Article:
I decided today’s a good day to relive a time when there was no COVID, because we’re heading into another lockdown and we’re tired of this shit and it’s just that kind of day, folks. So, let’s enjoy some escapism!
Sicily is way up at the top of places I’d like to visit again (one day). Located in the center of the Mediterranean and layered in the rich history of past Phoenician, Greek, Carthaginian, Roman, Arab and Norman civilizations—apparent in the island’s architecture, language and most obviously, its food—Sicily is not a place that can be fully appreciated in one trip.
Back in May 2018, my dear friend and co-collaborator, Stef Ferrari, and I embarked on a culinary adventure on the east coast of Sicilia. On behalf of Life & Thyme, we were invited by Katty Garcia of La Cook Agency to cover Cibo Nostrum—a grand festival celebrating Italian cuisine. That year, the event was taking place in the heart of Taormina, an enchanting town overlooking the turquoise waters of the Ionian Sea, a mere 54 kilometers north of the bustling city of Catania.
Now, this already sounds amazing enough. But the icing on the cake was our accommodations. Just below the town of Taormina, tucked into the Sicilian coast, is Taormina Mare and the Villa Sant’Andrea (a Belmond Hotel). Our home away from home was magical to say the least. If there ever was a time to thank the universe for a free luxury workcation, this would be it.
I think about this property often because of its beauty and tranquility, but also because I’d love to go back and just be in it. The thing with working festivals is you’re constantly on the go. Press is expected to cover the events and culinary delights, not lounge seaside in a cabana. The time we did have at the hotel was usually to shower, grab a bite, take stock of what we’d covered, work on our book, A Woman’s Place (while sitting at a table overlooking the water), and be lulled to sleep by the sounds of the sea. OK, so all in all, it was still pretty glamorous.
Taormina has all those delights you’d expect from an Italian town that also caters to throngs of visitors. We sampled gelato, arancini and fresh seafood; we strolled by old churches and the ancient Greek theater; we joined locals and tourists in navigating cobblestone pathways, breathing in all of Taormina’s rustic charm. We also had the chance to visit our Belmond Hotel’s sister property, the Grand Hotel Timeo, and took in the breathtaking views of Mount Etna and the sea from its terrace. This definitely did not suck.
The festival lasted for three days. We tasted offerings from a variety of producers and winemakers, and observed many chefs—donned in their chef’s whites and pleated toques—passionately describe the food from their regions. The immense pride they have for their craft and culture was undeniable.
The last event for Cibo Nostrum was at Il Faro Capomulini, about 15 kilometers from Catania’s city center. Nearby, we visited a blood orange grove, a staple in Italian cuisine with Sicily producing half of the country’s citrus. The farewell lunch was another opportunity to eat, eat some more, bask in the Sicilian sun and be refreshed by the salt-tinged air.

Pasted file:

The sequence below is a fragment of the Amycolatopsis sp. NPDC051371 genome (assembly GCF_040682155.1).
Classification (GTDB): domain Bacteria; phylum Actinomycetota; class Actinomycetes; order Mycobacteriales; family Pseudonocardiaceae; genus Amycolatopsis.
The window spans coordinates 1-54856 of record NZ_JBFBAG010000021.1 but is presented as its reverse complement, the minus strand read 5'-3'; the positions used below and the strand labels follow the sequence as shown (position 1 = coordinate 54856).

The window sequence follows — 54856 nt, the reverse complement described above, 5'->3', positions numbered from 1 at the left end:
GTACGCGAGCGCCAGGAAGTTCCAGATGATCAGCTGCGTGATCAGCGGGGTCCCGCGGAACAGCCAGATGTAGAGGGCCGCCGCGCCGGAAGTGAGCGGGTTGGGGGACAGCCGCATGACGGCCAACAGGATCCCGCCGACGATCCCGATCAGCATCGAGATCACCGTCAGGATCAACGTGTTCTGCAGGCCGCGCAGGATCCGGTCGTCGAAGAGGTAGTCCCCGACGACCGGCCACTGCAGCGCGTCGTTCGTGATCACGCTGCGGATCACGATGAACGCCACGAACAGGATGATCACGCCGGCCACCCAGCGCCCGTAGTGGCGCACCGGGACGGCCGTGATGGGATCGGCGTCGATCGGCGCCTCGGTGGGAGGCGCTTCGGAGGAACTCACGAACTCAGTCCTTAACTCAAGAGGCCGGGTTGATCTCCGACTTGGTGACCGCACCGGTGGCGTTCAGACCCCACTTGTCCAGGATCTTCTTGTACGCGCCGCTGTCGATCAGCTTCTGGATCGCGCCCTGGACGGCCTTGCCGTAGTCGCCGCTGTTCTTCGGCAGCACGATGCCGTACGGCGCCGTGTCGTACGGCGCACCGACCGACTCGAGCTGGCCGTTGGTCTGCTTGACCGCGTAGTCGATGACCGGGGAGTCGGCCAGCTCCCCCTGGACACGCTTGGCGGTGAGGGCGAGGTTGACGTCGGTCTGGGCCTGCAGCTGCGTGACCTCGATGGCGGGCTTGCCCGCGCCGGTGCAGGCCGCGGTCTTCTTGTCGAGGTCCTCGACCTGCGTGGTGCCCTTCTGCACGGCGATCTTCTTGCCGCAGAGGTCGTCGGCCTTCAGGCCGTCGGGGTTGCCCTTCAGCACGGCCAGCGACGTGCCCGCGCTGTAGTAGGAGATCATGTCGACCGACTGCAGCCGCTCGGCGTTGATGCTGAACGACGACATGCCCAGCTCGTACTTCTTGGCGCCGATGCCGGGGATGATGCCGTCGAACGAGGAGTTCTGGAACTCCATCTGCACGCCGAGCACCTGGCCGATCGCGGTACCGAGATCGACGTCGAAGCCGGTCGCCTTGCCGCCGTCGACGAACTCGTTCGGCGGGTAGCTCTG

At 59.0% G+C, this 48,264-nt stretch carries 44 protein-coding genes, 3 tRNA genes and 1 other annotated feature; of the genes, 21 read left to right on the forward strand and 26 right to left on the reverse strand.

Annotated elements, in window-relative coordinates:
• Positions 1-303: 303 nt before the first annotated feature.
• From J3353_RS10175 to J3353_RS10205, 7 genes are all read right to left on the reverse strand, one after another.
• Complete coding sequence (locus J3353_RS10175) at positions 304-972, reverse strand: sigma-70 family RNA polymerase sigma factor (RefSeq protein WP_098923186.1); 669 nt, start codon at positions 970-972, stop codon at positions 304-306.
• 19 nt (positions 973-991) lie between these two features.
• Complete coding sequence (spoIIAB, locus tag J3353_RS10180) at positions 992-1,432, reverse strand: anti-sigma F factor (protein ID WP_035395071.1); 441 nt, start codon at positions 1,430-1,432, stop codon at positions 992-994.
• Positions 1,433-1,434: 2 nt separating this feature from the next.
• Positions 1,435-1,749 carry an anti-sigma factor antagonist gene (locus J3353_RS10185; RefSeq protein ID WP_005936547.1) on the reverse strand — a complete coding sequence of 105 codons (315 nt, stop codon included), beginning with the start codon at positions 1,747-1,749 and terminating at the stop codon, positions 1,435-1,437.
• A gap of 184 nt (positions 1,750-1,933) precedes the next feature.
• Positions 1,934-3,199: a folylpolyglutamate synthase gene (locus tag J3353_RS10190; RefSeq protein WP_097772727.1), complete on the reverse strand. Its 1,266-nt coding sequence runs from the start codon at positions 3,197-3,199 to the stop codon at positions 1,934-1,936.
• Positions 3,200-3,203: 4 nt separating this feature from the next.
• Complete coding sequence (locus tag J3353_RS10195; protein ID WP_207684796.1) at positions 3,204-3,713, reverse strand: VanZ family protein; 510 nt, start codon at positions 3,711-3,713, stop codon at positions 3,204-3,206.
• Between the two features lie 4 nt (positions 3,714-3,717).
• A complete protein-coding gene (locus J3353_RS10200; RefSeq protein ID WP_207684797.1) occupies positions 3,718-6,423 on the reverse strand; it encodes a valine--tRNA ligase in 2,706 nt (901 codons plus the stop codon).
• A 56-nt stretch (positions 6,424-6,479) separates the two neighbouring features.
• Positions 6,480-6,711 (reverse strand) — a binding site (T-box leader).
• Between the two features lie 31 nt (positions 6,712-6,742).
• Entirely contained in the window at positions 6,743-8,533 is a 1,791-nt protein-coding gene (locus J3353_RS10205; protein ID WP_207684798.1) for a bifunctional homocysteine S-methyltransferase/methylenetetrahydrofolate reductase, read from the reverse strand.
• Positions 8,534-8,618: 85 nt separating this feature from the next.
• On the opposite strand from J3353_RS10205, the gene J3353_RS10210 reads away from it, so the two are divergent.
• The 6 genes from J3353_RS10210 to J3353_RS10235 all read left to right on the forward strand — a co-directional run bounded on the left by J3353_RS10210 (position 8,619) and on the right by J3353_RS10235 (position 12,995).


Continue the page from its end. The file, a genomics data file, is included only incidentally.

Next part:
After the festival concluded, press was invited for an intimate dinner by Chef Seby Sorbello at his Michelin-starred restaurant, Sabir Gourmanderie. Located in the town of Zafferana Etnea, near the base of Mount Etna, the meal felt both relaxed yet elevated. Each dish was as delightful and magical as Etna. Nearly every ingredient was sourced from the volcanic area and poetically put together. An experience like this would be virtually impossible to replicate outside of the region. Chef Sorbello’s love and care for his home was on full display in each plate he prepared.
Just like Zafferana Etnea is known for its honey (jars of this deliciousness were stuffed into my suitcase), the Mount Etna town of Bronte is known for its pistachios. Stef and I became obsessed with them. Bronte pistachios will forever change your idea of what a pistachio should taste like. Tinged purple and smaller than regular pistachios, Brontes are more intense and fragrant. They also have the Denominazione di Origine Protetta, or Designation of Protected Origin (DOP). Our precious little packets of nuts were ferociously guarded even after returning home. We made these little suckers last!
Thanks to our hosts, Katty and her husband Gus, our culinary tour was capped off with a trip to the baroque town of Noto. Here, at the famed Caffe’ Sicilia, we sat down with master chef Corrado Assenza who humbly answered our questions and filled our heads with knowledge of Sicilian ingredients and heritage.
Remember what I just said about Bronte pistachios? That’s how insanely good almonds are from Noto. We were presented with a chilled glass of latte di mandorla, also known as almond milk. Nothing fancy, right? Wrong. The flavor was astounding. There’s a nutty sweetness unlike anything I’ve had in the U.S. When I asked if sugar was added, Chef Assenza replied with a simple “No, it’s only the almonds.” My mind was blown. Since returning home, I haven’t bought almond milk because I know how badly I’ll be disappointed.
A variety of flavored granitas graced our table, as did scoops of gelato and plates with traditional Sicilian pastries. But I had my eyes set out for one thing in particular: Caffe’ Sicilia’s cannoli. Crispy, delicate and filled with sweet ricotta, the simplicity of this pastry was heavenly. I don’t know if I’ve ever savoured anything with that level intensity before in my life.
In a short week, it was time to say goodbye to the island we barely got to know, but longed to be back in its presence. The people of Sicily are warm and inviting. They’re grounded in who they are. They take pride in their mixed heritage and pleasure in sharing their gifts with visitors. It’s no wonder Sicily is getting the attention it deserves. I’m excited to peel back the layers of this enchanting land once more.